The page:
Clay Siegall leads in the development of revolutionary antibody drug conjugates

One of the key problems that have faced the treatment of cancer over the years is the extreme side effects caused by the main line treatments. The triad of radiation, chemotherapy and surgery have been the mainstay of cancer treatment since the 1950s. However, all of those treatments come with horrendous side-effects, up to and including the death of the patient. These terrible adverse outcomes have long been a primary motivating factor in the quest to seek new modes of cancer treatment that retain or even improve upon the overall effectiveness of the older methods while reducing or completely eliminating the side effects that come with them.

The area of cancer research that sprung up in the late 1980s, referred to as targeted cancer therapies, includes a wide range of completely disparate treatments. Some of these involve the modification of genetics. Others involve mechanical treatments that make use of nanoscopic-level precision, such as the use of automated laser systems to excise malignant tissue.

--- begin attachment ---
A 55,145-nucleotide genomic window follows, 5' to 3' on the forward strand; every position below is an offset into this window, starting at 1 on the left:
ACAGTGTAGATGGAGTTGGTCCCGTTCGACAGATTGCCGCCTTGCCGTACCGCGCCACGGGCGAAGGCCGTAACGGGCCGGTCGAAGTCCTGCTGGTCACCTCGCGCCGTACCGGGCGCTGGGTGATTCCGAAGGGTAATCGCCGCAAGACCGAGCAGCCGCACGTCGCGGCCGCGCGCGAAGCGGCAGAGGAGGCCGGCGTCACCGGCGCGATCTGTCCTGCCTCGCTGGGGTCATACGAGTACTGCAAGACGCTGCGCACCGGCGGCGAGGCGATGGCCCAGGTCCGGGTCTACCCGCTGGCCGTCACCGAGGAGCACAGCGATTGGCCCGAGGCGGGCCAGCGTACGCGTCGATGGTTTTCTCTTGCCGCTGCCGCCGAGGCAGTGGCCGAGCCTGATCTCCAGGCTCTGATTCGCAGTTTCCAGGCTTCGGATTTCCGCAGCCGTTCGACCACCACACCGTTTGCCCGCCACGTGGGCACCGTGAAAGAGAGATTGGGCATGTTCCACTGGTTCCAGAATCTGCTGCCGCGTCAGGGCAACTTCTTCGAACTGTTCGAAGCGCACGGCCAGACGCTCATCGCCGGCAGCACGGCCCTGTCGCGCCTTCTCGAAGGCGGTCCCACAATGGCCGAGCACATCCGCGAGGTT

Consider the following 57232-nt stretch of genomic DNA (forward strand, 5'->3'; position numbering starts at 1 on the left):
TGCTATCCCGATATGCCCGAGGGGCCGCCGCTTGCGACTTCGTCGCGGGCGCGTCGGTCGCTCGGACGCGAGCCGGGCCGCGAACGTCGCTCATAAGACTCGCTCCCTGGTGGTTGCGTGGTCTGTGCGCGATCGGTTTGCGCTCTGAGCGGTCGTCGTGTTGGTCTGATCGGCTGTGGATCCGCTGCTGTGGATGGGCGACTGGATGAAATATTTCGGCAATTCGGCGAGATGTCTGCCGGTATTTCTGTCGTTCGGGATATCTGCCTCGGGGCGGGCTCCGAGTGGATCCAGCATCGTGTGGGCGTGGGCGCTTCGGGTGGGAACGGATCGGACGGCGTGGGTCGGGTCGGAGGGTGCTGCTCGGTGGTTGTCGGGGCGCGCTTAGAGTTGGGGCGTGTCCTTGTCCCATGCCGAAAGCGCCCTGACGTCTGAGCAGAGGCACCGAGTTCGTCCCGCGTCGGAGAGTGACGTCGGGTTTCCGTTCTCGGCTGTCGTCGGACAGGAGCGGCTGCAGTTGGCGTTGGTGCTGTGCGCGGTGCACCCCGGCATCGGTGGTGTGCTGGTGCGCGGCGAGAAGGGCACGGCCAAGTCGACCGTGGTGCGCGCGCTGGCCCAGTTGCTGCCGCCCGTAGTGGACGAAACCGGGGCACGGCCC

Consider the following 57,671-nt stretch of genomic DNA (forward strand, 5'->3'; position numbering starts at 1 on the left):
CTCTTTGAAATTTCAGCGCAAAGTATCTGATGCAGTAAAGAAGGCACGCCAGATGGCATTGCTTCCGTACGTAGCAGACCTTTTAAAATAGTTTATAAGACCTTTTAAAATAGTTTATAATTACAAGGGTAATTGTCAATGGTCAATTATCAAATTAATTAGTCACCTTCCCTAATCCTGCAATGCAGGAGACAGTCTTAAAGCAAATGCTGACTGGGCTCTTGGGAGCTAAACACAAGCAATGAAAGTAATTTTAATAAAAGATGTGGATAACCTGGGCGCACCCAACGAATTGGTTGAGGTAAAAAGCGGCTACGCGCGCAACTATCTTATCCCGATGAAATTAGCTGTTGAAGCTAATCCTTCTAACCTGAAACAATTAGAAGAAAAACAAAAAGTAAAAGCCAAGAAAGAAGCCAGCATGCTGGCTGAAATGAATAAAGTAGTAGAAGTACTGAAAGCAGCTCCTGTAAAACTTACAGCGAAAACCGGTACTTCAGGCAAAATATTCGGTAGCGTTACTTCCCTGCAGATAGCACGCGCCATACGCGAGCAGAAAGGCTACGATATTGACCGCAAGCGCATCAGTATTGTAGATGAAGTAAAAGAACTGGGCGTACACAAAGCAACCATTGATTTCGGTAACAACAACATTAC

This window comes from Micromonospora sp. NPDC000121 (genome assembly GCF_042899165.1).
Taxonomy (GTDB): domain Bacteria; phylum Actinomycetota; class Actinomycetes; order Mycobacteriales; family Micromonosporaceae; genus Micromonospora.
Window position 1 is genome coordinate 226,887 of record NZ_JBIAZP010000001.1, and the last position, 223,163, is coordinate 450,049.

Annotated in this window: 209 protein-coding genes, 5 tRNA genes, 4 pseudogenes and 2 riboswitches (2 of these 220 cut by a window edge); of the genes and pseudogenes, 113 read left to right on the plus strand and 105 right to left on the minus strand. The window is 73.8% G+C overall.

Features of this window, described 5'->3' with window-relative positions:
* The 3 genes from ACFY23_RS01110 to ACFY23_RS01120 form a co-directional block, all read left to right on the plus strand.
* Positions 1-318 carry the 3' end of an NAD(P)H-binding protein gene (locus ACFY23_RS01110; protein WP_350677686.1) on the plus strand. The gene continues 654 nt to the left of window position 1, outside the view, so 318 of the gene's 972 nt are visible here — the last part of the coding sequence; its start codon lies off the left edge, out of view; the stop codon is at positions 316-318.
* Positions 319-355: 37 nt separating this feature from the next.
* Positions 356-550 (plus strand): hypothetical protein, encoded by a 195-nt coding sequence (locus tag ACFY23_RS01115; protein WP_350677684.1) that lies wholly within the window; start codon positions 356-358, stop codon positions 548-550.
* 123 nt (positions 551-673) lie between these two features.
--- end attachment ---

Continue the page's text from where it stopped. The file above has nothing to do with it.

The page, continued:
But one method of targeted cancer therapy that has proven to be both effective and highly innovative is the use of antibody drug conjugates. This class of drugs was developed by a man named Clay Siegall and his team at Bristol-Myers Squibb in the mid-90s. Using antibodies derived from real humans, which are often synthetically produced in the laboratory, antibody drug conjugates bind a cytotoxin to the anti body itself, only allowing for the release of the highly lethal chemical when it has actually come into contact with the tumor site.

In theory, this method of delivering chemotherapeutic agents can eliminate completely the horrible side effects that come with mass systemic release of poison into the bloodstream. In practice, it is always a bit more complicated. However, antibody drug conjugates that have been approved for use in the general public have indeed proven that it is possible to radically reduce the side effects that are associated with traditional chemotherapy.

Dr. Siegall, through his company, Seattle Genetics, is currently producing the only FDA-approved antibody drug conjugate. It has been approved for use in refractory non-Hodgkin’s lymphoma and is marketed under the brand name ADCetris. This drug has saved thousands of lives each year and holds the promise of being approved by the FDA for many other treatments.

If things continue on the same course for Seattle Genetics, within a decade, Dr. Siegall may be the most famous name in the pharmaceutical industry.

 

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